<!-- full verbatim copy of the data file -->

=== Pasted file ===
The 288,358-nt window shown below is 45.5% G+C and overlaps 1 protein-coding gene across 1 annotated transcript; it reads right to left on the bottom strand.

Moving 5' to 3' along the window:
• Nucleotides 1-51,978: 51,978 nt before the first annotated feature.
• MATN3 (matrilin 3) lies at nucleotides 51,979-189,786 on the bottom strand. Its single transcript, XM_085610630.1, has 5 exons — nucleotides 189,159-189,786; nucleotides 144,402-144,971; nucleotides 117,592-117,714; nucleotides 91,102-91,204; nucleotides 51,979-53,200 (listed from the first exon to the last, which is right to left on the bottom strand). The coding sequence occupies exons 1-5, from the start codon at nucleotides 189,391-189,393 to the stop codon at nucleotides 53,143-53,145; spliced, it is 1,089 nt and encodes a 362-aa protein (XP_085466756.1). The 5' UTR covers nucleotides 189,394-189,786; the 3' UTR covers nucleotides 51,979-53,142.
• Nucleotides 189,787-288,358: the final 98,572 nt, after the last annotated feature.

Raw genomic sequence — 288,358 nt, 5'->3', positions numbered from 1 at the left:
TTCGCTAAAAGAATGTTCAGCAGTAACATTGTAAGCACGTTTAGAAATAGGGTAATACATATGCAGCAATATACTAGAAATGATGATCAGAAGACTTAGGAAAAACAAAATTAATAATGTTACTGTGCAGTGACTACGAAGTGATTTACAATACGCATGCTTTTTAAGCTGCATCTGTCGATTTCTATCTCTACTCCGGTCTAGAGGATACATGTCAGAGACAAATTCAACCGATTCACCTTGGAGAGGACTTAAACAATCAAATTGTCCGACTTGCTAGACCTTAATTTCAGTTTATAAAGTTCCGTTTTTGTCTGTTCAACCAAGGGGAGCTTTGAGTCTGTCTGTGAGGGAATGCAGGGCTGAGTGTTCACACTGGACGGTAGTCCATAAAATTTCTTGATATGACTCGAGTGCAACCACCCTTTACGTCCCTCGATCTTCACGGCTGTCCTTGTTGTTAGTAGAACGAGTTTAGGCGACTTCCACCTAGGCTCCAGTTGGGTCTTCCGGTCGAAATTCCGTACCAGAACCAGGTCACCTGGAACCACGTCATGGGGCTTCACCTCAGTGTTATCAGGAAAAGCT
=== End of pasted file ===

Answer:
The 288,358-nt window shown below is 45.5% G+C and overlaps 1 protein-coding gene across 1 annotated transcript; it reads right to left on the bottom strand.

Moving 5' to 3' along the window:
• Nucleotides 1-51,978: 51,978 nt before the first annotated feature.
• MATN3 (matrilin 3) lies at nucleotides 51,979-189,786 on the bottom strand. Its single transcript, XM_085610630.1, has 5 exons — nucleotides 189,159-189,786; nucleotides 144,402-144,971; nucleotides 117,592-117,714; nucleotides 91,102-91,204; nucleotides 51,979-53,200 (listed from the first exon to the last, which is right to left on the bottom strand). The coding sequence occupies exons 1-5, from the start codon at nucleotides 189,391-189,393 to the stop codon at nucleotides 53,143-53,145; spliced, it is 1,089 nt and encodes a 362-aa protein (XP_085466756.1). The 5' UTR covers nucleotides 189,394-189,786; the 3' UTR covers nucleotides 51,979-53,142.
• Nucleotides 189,787-288,358: the final 98,572 nt, after the last annotated feature.

Raw genomic sequence — 288,358 nt, 5'->3', positions numbered from 1 at the left:
TTCGCTAAAAGAATGTTCAGCAGTAACATTGTAAGCACGTTTAGAAATAGGGTAATACATATGCAGCAATATACTAGAAATGATGATCAGAAGACTTAGGAAAAACAAAATTAATAATGTTACTGTGCAGTGACTACGAAGTGATTTACAATACGCATGCTTTTTAAGCTGCATCTGTCGATTTCTATCTCTACTCCGGTCTAGAGGATACATGTCAGAGACAAATTCAACCGATTCACCTTGGAGAGGACTTAAACAATCAAATTGTCCGACTTGCTAGACCTTAATTTCAGTTTATAAAGTTCCGTTTTTGTCTGTTCAACCAAGGGGAGCTTTGAGTCTGTCTGTGAGGGAATGCAGGGCTGAGTGTTCACACTGGACGGTAGTCCATAAAATTTCTTGATATGACTCGAGTGCAACCACCCTTTACGTCCCTCGATCTTCACGGCTGTCCTTGTTGTTAGTAGAACGAGTTTAGGCGACTTCCACCTAGGCTCCAGTTGGGTCTTCCGGTCGAAATTCCGTACCAGAACCAGGTCACCTGGAACCACGTCATGGGGCTTCACCTCAGTGTTATCAGGAAAAGCT